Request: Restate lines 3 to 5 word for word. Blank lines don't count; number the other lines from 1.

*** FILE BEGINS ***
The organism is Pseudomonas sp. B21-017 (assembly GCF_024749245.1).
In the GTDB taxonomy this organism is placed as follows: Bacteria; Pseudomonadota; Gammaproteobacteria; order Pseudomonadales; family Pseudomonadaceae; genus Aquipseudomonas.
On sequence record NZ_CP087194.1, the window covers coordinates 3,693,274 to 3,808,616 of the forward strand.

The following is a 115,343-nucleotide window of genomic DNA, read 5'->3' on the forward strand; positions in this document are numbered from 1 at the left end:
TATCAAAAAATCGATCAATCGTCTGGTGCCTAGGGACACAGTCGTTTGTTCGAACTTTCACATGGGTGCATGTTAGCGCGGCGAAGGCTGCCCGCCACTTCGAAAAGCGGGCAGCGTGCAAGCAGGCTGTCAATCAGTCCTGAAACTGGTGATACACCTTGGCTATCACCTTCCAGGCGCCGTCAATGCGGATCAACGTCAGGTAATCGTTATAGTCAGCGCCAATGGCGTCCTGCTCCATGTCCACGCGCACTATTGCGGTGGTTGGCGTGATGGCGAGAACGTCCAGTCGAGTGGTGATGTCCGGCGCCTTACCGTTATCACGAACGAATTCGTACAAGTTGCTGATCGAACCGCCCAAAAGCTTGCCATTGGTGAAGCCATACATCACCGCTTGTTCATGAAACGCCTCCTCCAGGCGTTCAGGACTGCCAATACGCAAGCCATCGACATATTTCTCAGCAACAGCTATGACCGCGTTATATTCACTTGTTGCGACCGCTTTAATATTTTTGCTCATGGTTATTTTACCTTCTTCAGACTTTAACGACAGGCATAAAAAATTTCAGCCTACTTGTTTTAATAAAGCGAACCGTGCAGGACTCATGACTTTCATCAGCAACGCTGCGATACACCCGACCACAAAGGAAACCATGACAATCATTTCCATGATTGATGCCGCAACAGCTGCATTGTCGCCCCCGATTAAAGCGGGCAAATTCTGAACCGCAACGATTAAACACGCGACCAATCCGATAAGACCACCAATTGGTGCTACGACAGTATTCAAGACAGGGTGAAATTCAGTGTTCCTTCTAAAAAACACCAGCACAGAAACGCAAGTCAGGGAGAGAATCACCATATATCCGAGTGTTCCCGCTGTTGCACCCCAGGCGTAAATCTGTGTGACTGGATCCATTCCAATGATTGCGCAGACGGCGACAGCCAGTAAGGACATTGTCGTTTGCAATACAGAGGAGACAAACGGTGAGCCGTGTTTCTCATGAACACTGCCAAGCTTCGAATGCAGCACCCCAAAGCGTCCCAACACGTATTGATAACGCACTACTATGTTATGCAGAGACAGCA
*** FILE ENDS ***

On sequence record NZ_CP087194.1, the window covers coordinates 3,693,274 to 3,808,616 of the forward strand.

The following is a 115,343-nucleotide window of genomic DNA, read 5'->3' on the forward strand; positions in this document are numbered from 1 at the left end:
TATCAAAAAATCGATCAATCGTCTGGTGCCTAGGGACACAGTCGTTTGTTCGAACTTTCACATGGGTGCATGTTAGCGCGGCGAAGGCTGCCCGCCACTTCGAAAAGCGGGCAGCGTGCAAGCAGGCTGTCAATCAGTCCTGAAACTGGTGATACACCTTGGCTATCACCTTCCAGGCGCCGTCAATGCGGATCAACGTCAGGTAATCGTTATAGTCAGCGCCAATGGCGTCCTGCTCCATGTCCACGCGCACTATTGCGGTGGTTGGCGTGATGGCGAGAACGTCCAGTCGAGTGGTGATGTCCGGCGCCTTACCGTTATCACGAACGAATTCGTACAAGTTGCTGATCGAACCGCCCAAAAGCTTGCCATTGGTGAAGCCATACATCACCGCTTGTTCATGAAACGCCTCCTCCAGGCGTTCAGGACTGCCAATACGCAAGCCATCGACATATTTCTCAGCAACAGCTATGACCGCGTTATATTCACTTGTTGCGACCGCTTTAATATTTTTGCTCATGGTTATTTTACCTTCTTCAGACTTTAACGACAGGCATAAAAAATTTCAGCCTACTTGTTTTAATAAAGCGAACCGTGCAGGACTCATGACTTTCATCAGCAACGCTGCGATACACCCGACCACAAAGGAAACCATGACAATCATTTCCATGATTGATGCCGCAACAGCTGCATTGTCGCCCCCGATTAAAGCGGGCAAATTCTGAACCGCAACGATTAAACACGCGACCAATCCGATAAGACCACCAATTGGTGCTACGACAGTATTCAAGACAGGGTGAAATTCAGTGTTCCTTCTAAAAAACACCAGCACAGAAACGCAAGTCAGGGAGAGAATCACCATATATCCGAGTGTTCCCGCTGTTGCACCCCAGGCGTAAATCTGTGTGACTGGATCCATTCCAATGATTGCGCAGACGGCGACAGCCAGTAAGGACATTGTCGTTTGCAATACAGAGGAGACAAACGGTGAGCCGTGTTTCTCATGAACACTGCCAAGCTTCGAATGCAGCACCCCAAAGCGTCCCAACACGTATTGATAACGCACTACTATGTTATGCAGAGACAGCA